Renowned Egyptian billionaire Naguib Sawiris has expressed interest in acquiring a stake in Barrick Gold Corp.’s $7 billion Reko Diq copper-gold project, signaling his intent to expand business interests in Pakistan, as reported by Bloomberg.
In an interview in Islamabad, Sawiris confirmed his interest in investing, citing his advantage over other investors due to his extensive knowledge of the country and longstanding friendships. “We want to be on the Pakistani side because I have been here for 25 years,” he stated. However, he acknowledged the limited options, citing a scarcity of geological data and the prominence of the Reko Diq project as a primary opportunity.
Sawiris, a major investor in gold miners through La Mancha Resources, expressed optimism despite challenges such as Pakistan’s inflexible official procedures, unstable currency, and capital restrictions. “If there is concrete in my way, I’ll drill through it and I’ll go,” he affirmed, emphasizing his determination to overcome obstacles in pursuit of his goals.
Outlook Middle East’s World’s Richest Arabs 2023 list ranks Sawiris fifth, estimating his net worth at $3.3 billion as of October 16, 2023. Sawiris amassed his fortune in the telecom industry, notably selling Orascom Telecom to Russian telecom firm VimpelCom (now Veon) in a multibillion-dollar transaction in 2011.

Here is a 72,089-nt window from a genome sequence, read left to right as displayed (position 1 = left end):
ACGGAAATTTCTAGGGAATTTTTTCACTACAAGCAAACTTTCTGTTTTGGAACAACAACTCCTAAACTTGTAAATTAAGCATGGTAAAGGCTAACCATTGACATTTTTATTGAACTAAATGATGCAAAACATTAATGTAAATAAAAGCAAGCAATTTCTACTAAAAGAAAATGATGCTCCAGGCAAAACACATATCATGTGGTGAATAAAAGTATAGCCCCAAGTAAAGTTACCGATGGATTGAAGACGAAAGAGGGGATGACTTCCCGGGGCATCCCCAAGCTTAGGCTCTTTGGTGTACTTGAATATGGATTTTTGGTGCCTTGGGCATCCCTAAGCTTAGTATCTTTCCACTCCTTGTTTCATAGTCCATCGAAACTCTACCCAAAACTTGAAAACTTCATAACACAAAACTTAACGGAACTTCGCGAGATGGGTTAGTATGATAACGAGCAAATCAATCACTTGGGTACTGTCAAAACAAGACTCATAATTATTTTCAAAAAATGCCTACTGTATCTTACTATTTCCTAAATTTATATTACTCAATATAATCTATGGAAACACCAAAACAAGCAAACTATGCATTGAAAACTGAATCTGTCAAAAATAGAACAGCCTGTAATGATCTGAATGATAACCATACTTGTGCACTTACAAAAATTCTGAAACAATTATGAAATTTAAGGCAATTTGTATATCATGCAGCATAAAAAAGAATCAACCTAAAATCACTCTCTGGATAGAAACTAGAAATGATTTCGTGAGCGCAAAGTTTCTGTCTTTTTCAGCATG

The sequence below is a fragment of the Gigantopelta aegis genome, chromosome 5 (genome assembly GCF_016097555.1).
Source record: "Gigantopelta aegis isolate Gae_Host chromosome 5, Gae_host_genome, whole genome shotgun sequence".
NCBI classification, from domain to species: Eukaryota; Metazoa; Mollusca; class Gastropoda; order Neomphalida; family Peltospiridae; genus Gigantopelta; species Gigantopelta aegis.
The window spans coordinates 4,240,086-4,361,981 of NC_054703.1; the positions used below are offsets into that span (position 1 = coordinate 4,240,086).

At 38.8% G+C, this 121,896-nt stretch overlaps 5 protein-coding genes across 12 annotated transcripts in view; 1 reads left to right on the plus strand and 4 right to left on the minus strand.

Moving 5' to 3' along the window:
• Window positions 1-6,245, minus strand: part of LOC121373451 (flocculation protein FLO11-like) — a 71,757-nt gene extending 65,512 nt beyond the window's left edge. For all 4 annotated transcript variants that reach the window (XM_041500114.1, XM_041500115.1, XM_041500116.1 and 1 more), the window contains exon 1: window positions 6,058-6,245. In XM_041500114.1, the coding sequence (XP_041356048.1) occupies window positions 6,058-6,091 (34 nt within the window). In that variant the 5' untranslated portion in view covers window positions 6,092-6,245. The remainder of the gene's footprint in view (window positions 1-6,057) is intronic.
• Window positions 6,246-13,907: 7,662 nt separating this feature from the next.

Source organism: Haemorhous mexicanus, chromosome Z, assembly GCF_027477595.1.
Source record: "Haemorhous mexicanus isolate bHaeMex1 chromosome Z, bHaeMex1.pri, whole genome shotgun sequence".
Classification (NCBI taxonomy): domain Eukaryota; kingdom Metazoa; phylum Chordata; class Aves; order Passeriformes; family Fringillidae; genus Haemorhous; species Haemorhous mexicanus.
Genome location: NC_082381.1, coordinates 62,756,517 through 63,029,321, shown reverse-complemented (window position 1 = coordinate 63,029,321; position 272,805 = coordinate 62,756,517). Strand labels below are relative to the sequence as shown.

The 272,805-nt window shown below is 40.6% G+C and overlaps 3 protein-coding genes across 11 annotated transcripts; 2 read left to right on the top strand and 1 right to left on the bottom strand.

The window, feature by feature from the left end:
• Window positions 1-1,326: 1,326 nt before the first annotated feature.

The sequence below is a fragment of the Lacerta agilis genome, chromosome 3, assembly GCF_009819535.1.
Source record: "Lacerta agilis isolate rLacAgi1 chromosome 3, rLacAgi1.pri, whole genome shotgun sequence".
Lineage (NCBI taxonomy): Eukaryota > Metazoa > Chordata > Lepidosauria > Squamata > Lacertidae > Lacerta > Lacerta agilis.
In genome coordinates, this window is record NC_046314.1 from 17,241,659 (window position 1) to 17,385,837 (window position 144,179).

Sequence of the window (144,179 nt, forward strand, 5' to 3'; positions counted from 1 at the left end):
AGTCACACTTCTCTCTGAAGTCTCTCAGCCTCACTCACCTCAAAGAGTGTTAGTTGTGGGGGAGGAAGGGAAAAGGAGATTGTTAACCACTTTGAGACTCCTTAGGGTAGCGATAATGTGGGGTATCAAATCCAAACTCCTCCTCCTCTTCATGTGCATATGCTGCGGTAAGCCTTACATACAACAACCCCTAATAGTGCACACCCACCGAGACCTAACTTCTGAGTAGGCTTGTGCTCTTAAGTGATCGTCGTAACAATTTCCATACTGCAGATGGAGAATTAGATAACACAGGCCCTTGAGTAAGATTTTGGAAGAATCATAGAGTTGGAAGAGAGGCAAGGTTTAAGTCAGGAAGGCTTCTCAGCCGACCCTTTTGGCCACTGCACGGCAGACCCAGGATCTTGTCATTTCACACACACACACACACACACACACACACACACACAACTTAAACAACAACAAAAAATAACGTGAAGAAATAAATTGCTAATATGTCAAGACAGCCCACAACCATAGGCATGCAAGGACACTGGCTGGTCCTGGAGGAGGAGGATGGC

The Reko Diq project, jointly owned by Barrick and Pakistan, has the capacity to produce 200,000 tons of copper and 250,000 ounces of gold annually for over 50 years, according to Bloomberg. Situated in the Balochistan region bordering Afghanistan and Iran, the project garnered attention from multinational mining firms in September, with Barrick CEO Mark Bristow noting increased interest despite the challenges associated with investing in complex regions. Saudi Arabia has also shown interest, potentially contributing to the project’s stability.
Pakistan’s state-owned energy exploration companies, holding a stake in the Reko Diq project, indicated last month their consideration of “potential engagement” with sovereign foreign investors, withholding further details. Sawiris’s potential involvement adds a new dimension to the evolving landscape of foreign investment in Pakistan’s promising mining sector.